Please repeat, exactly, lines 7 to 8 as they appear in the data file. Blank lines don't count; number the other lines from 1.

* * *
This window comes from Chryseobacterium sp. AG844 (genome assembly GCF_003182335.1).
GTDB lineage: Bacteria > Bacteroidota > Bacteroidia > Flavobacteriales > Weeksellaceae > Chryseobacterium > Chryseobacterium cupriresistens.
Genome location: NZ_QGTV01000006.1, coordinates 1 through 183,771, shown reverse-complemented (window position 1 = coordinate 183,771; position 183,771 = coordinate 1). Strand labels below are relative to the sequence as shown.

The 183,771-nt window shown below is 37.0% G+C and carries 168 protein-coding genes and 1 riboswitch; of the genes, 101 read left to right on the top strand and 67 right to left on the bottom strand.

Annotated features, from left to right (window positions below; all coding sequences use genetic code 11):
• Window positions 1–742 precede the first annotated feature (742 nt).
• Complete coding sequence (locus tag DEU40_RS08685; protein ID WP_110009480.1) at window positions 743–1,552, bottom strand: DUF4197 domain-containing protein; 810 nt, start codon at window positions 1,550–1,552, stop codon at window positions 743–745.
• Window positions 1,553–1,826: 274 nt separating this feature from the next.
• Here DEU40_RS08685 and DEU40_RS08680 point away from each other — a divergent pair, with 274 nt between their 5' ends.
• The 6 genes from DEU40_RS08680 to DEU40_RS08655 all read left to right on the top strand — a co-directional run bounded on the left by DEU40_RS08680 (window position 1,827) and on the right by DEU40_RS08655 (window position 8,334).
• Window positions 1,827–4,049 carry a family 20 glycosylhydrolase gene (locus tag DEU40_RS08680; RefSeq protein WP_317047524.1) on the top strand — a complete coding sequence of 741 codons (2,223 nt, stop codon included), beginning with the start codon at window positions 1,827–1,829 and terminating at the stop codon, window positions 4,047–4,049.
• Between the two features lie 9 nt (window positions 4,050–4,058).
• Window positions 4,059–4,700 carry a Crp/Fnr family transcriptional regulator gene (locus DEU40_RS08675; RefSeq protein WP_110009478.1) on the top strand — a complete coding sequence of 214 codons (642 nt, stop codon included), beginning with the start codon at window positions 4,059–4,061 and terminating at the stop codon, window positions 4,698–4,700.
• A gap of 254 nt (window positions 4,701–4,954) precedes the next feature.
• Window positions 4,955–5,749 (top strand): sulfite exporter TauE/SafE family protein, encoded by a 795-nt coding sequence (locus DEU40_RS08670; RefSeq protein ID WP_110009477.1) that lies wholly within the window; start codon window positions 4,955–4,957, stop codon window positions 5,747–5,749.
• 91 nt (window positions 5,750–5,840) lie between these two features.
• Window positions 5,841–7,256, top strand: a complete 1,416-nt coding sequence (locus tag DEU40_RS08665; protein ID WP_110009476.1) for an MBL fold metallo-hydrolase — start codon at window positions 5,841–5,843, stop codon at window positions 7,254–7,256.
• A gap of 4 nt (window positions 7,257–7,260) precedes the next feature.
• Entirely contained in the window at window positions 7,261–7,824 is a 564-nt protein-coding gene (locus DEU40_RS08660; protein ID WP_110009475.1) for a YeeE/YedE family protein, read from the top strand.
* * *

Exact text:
• Complete coding sequence (locus tag DEU40_RS08685; protein ID WP_110009480.1) at window positions 743–1,552, bottom strand: DUF4197 domain-containing protein; 810 nt, start codon at window positions 1,550–1,552, stop codon at window positions 743–745.
• Window positions 1,553–1,826: 274 nt separating this feature from the next.